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J Allergy Clin Immunol. 2002 Jul;110(1):65-7.

Maternal asthma, infant feeding, and the risk of asthma in childhood.

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Centre for Child Health Research, University of Western Australia, Telethon Institute for Child Health Research, Perth, Australia.


Controversy surrounds the issue of whether children with asthmatic mothers should be breast-fed. The aim of this study was to investigate whether maternal asthma status alters the association between asthma and breast-feeding. In a cohort study of 2602 West Australian children enrolled before birth and followed prospectively, we collected data on method of infant feeding, maternal asthma (as reported by parental questionnaire), atopy (as measured by skin prick test), and current asthma (defined as a physician's diagnosis of asthma and wheeze in the last year) at 6 years of age. The risk of childhood asthma increased if exclusive breast-feeding was stopped (other milk was introduced) before 4 months (odds ratio, 1.28; 95% CI, 1.01-1.62; P =.038), and this risk was not altered by atopy or maternal asthma status. After adjusting for covariates, exclusive breast-feeding for less than 4 months was a significant risk factor for current asthma (odds ratio, 1.35; 95% CI, 1.00-1.82; P =.049). There was no formal statistical interaction between breast-feeding and maternal asthma status (P =.970). In this study maternal asthma status did not modify the association between asthma and breast-feeding duration. We recommend that infants with or without a maternal history of asthma be exclusively breast-fed for 4 months and beyond.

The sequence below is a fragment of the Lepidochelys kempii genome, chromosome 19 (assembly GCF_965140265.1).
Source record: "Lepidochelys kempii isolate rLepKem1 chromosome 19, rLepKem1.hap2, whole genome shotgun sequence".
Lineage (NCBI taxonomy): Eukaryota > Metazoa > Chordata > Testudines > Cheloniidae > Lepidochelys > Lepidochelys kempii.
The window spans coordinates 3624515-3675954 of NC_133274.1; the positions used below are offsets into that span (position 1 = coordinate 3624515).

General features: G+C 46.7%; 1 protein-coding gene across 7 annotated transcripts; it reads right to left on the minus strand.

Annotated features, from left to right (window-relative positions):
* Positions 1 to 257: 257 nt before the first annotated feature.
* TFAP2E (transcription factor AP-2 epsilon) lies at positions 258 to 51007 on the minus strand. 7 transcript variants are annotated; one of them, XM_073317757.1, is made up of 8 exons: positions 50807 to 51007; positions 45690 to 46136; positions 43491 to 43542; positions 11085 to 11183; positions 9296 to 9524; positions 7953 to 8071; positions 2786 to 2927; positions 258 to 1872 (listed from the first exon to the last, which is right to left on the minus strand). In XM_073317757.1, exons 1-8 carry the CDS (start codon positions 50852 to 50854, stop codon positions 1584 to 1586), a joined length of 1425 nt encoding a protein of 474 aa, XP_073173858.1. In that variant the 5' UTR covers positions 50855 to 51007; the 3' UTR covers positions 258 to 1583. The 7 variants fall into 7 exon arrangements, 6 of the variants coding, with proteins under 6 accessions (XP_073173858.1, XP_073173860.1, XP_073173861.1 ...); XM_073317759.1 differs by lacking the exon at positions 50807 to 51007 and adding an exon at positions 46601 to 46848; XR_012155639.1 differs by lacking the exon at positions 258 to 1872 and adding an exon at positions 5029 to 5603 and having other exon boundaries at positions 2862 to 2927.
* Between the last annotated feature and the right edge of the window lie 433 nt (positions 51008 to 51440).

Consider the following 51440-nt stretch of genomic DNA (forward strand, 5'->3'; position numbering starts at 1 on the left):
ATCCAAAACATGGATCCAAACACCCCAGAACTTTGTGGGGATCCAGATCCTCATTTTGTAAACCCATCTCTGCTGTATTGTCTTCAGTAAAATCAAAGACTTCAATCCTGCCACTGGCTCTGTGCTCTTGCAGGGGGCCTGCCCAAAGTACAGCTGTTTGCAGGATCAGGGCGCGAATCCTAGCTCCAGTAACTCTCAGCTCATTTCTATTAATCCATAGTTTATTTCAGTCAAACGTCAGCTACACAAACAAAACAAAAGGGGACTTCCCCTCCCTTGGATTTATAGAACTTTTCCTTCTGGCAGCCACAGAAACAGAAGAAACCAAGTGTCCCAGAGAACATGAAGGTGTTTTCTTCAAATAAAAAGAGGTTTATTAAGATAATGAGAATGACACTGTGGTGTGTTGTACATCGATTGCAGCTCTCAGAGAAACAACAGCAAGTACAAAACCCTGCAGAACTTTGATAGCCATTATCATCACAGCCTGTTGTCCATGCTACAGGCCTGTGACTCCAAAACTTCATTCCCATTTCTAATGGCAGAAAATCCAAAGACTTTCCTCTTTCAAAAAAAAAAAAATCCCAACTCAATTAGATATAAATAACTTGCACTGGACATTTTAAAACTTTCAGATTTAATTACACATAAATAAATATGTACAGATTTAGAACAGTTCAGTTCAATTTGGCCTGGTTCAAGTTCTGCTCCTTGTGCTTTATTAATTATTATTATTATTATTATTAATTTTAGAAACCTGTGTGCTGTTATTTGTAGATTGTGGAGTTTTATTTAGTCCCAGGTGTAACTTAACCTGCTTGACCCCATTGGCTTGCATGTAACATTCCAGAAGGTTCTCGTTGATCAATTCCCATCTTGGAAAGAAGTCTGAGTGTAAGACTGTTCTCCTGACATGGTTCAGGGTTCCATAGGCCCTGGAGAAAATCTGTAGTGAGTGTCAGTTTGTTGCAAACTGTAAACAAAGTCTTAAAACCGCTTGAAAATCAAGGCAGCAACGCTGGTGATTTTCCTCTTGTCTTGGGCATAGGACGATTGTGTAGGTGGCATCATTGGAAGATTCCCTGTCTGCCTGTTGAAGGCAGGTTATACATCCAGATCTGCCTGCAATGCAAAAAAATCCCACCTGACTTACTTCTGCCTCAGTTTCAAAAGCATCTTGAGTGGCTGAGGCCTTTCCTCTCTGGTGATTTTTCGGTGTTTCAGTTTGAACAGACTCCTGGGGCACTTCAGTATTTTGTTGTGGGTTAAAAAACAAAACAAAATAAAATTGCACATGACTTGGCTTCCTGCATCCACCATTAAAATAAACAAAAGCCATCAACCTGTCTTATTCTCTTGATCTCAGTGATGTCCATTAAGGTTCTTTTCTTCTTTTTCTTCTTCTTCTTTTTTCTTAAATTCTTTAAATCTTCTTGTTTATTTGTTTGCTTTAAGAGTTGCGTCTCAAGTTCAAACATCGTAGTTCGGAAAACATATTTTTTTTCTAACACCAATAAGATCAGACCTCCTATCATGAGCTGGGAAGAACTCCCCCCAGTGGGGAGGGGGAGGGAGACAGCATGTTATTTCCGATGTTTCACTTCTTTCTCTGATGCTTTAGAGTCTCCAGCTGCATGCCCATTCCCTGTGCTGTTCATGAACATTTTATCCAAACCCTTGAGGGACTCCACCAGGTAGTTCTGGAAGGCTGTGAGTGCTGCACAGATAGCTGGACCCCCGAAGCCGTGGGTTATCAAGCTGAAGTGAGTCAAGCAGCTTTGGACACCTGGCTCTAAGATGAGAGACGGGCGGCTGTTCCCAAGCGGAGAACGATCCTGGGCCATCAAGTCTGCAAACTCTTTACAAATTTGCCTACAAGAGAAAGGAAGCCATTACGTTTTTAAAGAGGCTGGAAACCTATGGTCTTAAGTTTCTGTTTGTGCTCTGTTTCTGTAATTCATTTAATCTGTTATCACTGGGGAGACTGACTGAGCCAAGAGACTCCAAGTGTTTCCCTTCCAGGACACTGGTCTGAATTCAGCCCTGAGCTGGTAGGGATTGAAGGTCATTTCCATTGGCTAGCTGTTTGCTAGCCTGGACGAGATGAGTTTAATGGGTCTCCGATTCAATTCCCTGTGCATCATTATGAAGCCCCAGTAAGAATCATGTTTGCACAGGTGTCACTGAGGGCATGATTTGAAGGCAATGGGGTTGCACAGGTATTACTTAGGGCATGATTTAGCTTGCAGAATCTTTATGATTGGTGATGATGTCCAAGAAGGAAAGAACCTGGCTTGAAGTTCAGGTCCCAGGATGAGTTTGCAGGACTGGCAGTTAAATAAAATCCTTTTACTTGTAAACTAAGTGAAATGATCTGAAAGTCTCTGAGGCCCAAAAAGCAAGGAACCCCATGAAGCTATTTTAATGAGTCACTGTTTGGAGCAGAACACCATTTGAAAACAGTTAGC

[Indexed for MEDLINE]

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